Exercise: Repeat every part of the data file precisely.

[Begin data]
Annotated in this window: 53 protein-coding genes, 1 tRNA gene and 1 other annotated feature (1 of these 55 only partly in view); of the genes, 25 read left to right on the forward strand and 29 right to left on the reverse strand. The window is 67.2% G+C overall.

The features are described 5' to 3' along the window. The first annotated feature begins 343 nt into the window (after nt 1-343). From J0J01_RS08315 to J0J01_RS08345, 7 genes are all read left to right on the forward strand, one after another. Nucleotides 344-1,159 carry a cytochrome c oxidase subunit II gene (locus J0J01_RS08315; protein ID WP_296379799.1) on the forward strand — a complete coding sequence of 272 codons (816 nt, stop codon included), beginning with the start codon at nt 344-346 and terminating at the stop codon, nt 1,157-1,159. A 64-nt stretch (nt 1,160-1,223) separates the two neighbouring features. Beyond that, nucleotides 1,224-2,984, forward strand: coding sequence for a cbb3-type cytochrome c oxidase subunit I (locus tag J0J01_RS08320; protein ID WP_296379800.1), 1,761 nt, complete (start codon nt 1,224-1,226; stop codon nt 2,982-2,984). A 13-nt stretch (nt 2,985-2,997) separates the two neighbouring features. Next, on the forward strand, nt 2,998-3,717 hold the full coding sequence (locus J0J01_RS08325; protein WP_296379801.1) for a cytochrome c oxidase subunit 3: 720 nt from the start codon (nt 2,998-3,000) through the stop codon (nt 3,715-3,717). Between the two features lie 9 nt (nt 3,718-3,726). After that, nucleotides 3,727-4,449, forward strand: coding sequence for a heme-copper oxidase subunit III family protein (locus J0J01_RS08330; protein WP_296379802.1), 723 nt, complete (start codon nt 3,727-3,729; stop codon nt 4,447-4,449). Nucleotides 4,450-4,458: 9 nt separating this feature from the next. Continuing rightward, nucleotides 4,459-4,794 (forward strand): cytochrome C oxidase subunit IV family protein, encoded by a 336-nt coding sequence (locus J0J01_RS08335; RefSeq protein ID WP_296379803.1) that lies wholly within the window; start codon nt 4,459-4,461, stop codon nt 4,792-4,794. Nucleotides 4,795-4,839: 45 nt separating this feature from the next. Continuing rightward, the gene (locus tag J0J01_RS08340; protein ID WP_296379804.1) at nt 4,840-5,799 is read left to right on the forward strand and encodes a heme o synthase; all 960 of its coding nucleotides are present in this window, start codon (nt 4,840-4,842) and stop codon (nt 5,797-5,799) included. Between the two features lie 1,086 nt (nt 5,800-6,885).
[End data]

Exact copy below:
Annotated in this window: 53 protein-coding genes, 1 tRNA gene and 1 other annotated feature (1 of these 55 only partly in view); of the genes, 25 read left to right on the forward strand and 29 right to left on the reverse strand. The window is 67.2% G+C overall.

The features are described 5' to 3' along the window. The first annotated feature begins 343 nt into the window (after nt 1-343). From J0J01_RS08315 to J0J01_RS08345, 7 genes are all read left to right on the forward strand, one after another. Nucleotides 344-1,159 carry a cytochrome c oxidase subunit II gene (locus J0J01_RS08315; protein ID WP_296379799.1) on the forward strand — a complete coding sequence of 272 codons (816 nt, stop codon included), beginning with the start codon at nt 344-346 and terminating at the stop codon, nt 1,157-1,159. A 64-nt stretch (nt 1,160-1,223) separates the two neighbouring features. Beyond that, nucleotides 1,224-2,984, forward strand: coding sequence for a cbb3-type cytochrome c oxidase subunit I (locus tag J0J01_RS08320; protein ID WP_296379800.1), 1,761 nt, complete (start codon nt 1,224-1,226; stop codon nt 2,982-2,984). A 13-nt stretch (nt 2,985-2,997) separates the two neighbouring features. Next, on the forward strand, nt 2,998-3,717 hold the full coding sequence (locus J0J01_RS08325; protein WP_296379801.1) for a cytochrome c oxidase subunit 3: 720 nt from the start codon (nt 2,998-3,000) through the stop codon (nt 3,715-3,717). Between the two features lie 9 nt (nt 3,718-3,726). After that, nucleotides 3,727-4,449, forward strand: coding sequence for a heme-copper oxidase subunit III family protein (locus J0J01_RS08330; protein WP_296379802.1), 723 nt, complete (start codon nt 3,727-3,729; stop codon nt 4,447-4,449). Nucleotides 4,450-4,458: 9 nt separating this feature from the next. Continuing rightward, nucleotides 4,459-4,794 (forward strand): cytochrome C oxidase subunit IV family protein, encoded by a 336-nt coding sequence (locus J0J01_RS08335; RefSeq protein ID WP_296379803.1) that lies wholly within the window; start codon nt 4,459-4,461, stop codon nt 4,792-4,794. Nucleotides 4,795-4,839: 45 nt separating this feature from the next. Continuing rightward, the gene (locus tag J0J01_RS08340; protein ID WP_296379804.1) at nt 4,840-5,799 is read left to right on the forward strand and encodes a heme o synthase; all 960 of its coding nucleotides are present in this window, start codon (nt 4,840-4,842) and stop codon (nt 5,797-5,799) included. Between the two features lie 1,086 nt (nt 5,800-6,885).